UPDATED: Cambria Regional Chamber President Amy Bradley to seek GOP nomination for 72nd District in state House

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Jan. 27—State Rep. Frank Burns will have a well-known challenger for the 72nd District this year.

In announcing her campaign on Saturday, Cambria Regional Chamber President Amy Bradley said she believes Burns, D-East Taylor, opposes efforts to move the Greater Johnstown region forward — and that compelled her to run against the eight-term lawmaker.

"I'm an optimist. I love this area," Bradley, of Westmont, said, "and we've got to be willing to work together to promote and improve our area while collaborating to solve the issues we still face."

She added: "We need someone who'll work with everyone."

Bradley launched her candidacy surrounded by supporters who gathered for a Cambria County Republican Committee petition-signing event at Greater Johnstown Christian Fellowship.

She is the first Republican — and the first challenger on either ticket — to announce plans to run for the seat, whose territory includes much of Greater Johnstown.

Bradley is a Pittsburgh native who spent her career working and raising a family in Greater Johnstown alongside her husband, John, a former Johnstown Chiefs goalie and current Bishop McCort teacher.

She's a former WJAC-TV anchor who worked more than a decade for Conemaugh Health System before taking the helm at Cambria Regional Chamber in 2018.

Bradley says she loves her role of promoting Cambria County's success stories through the Chamber, but said negative forces too often impede Greater Johnstown's progress.

'Fill the jobs'

She said Burns' "negativity" fans those flames. Bradley accused Burns of criticizing community efforts, rather than working as a partner to provide solutions to the area's challenges.

As one example, she cited Burns' reaction after the city was applauded by the governor's office for exiting Act 47 "distressed status" this past summer after addressing its pension problems and ending a trend of deficit spending. Burns, citing the local poverty rate, described the recognition as a "feel-good" trophy based on no "real, documentable progress."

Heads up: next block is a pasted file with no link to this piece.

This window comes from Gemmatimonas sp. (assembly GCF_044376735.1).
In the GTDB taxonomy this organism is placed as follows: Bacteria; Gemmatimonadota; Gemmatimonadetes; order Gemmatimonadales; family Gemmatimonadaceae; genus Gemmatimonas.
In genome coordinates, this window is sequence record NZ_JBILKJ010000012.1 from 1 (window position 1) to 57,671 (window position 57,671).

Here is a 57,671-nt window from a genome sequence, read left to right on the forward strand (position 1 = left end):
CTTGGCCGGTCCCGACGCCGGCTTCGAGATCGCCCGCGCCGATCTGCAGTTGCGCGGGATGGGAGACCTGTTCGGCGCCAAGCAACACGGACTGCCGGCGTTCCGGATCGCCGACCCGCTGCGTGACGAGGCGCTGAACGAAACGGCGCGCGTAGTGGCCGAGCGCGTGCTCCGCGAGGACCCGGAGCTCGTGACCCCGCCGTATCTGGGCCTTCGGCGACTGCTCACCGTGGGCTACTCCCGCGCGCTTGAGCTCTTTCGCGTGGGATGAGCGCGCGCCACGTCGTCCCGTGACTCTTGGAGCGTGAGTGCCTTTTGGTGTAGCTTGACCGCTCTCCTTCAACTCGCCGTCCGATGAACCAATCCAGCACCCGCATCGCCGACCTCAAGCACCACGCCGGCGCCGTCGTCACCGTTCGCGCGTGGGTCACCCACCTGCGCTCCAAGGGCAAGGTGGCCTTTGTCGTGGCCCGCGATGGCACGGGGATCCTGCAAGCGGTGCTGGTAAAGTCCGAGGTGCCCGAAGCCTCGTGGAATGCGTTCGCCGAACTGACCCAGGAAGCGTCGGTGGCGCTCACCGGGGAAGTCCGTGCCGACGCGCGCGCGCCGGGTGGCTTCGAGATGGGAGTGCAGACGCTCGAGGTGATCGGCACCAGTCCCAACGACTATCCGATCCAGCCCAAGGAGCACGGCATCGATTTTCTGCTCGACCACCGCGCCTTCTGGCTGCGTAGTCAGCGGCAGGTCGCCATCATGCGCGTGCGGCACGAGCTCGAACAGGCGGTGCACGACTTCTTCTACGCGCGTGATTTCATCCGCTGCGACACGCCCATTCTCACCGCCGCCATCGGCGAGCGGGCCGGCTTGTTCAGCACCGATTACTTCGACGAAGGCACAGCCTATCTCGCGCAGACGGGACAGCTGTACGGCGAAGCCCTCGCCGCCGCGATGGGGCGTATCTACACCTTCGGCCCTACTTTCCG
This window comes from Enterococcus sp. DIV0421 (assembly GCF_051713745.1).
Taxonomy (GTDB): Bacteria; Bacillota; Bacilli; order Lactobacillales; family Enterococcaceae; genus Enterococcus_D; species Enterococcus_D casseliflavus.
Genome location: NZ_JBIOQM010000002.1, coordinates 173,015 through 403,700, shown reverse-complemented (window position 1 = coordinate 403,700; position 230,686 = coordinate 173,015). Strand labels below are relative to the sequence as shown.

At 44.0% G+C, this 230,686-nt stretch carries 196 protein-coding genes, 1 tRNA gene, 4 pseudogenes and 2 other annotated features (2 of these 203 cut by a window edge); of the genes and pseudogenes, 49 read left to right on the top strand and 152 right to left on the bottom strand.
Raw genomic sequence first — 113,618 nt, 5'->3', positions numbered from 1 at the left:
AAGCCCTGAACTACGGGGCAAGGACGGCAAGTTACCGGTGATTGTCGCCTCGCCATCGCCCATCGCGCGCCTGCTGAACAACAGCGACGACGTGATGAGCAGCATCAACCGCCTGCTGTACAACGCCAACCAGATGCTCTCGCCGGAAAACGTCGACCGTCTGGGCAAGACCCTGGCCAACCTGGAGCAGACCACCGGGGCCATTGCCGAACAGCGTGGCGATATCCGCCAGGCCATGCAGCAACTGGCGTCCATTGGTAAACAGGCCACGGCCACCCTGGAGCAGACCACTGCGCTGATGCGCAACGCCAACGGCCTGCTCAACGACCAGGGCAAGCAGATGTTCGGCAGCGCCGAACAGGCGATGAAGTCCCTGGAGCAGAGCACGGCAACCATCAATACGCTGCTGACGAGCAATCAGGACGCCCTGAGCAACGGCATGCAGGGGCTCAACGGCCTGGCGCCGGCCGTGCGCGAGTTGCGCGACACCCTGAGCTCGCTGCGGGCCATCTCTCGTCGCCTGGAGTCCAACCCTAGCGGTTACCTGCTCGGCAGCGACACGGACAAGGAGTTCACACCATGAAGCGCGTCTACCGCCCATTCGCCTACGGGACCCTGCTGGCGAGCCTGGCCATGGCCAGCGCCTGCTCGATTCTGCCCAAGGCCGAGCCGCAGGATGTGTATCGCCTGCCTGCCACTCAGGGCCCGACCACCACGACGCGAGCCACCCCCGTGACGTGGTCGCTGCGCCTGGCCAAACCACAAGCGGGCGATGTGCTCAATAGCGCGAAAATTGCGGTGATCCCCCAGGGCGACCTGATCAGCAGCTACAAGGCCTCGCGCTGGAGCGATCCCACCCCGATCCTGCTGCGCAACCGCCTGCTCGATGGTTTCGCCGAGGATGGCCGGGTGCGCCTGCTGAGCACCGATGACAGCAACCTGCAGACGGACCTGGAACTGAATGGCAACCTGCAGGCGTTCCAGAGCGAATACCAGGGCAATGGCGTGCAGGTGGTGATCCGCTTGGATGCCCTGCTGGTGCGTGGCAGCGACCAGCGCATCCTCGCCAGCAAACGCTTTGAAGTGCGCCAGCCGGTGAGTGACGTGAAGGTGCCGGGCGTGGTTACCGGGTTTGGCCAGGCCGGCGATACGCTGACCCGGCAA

Bradley said that approach prevents people from seeing the region's other highlights — its low cost of living, abundant outdoor recreation and quality of life.

Negativity makes it harder for local businesses to recruit people to the area for good jobs and keeps local families encouraging their children to leave the area instead of seeking local careers, she said.

Bradley said two of her children are moving back to the area this year after starting their careers in larger cities.

"I hear from companies all the time that would double their production if they could fill the jobs," she said. "Yes, we need more family-sustaining jobs, but the idea that there aren't a lot of opportunities here in our region — that just isn't true anymore."

That doesn't mean there aren't hurdles, she said.

She said Harrisburg needs voices who'll work to promote the region's energy industry — including gas and coal — rather than working against it. Bradley called for improving education and training opportunities in communities such as the 72nd District to help make Pennsylvania "a friendlier climate" for business.

Bradley said her years working within the region's health-care system and her current job as Chamber CEO have helped prepare her for the duties of a state representative.

Standing in a room with local Republican state lawmakers Sen. Wayne Langerholc Jr. and state Rep Jim Rigby, Bradley said she's ready to work with them to make a difference.

Burns took exception to the characterization that he isn't looking out for the community — or working to find ways to make the district a better place.

He said there's a "clear" difference between how he and Bradley see the "community" they represent.

"You do not need 2025 Vision to see who is pulling the strings of her candidacy," Burns said, referencing the local Vision Together organization he has often described as "secretive."

"I work for THE PEOPLE of the community," he said in a statement, when contacted by The Tribune-Democrat.

Burns first took office in 2009 at a time when Cambria County was a Democratic stronghold.

In the post-Murtha era, Cambria County Republicans have helped flip every seat at the state level, except for the 72nd District, where Burns has been reelected seven times.

Burns has leaned on his blue-collar background and willingness to battle his own party when it comes to subjects such as taxes and police support. While some parts of Pennsylvania have shifted further left, Burns still promotes backers many Democrats wouldn't touch — such as his 2022 National Rifle Association endorsement.

To Cambria County Republican Chairwoman Jackie Kulback, who has been working for years to turn the 72nd GOP red, Burns' voting record tells a different story. She said he masquerades as a "centrist" to keep his job in Harrisburg, while the area back home has nothing to show for his tenure.

"His attacks ... to save his job aren't going to work this time," Kulback said, "because people already know Amy Bradley. They know she's a proven leader and shares our family values. She's already defined herself in our community."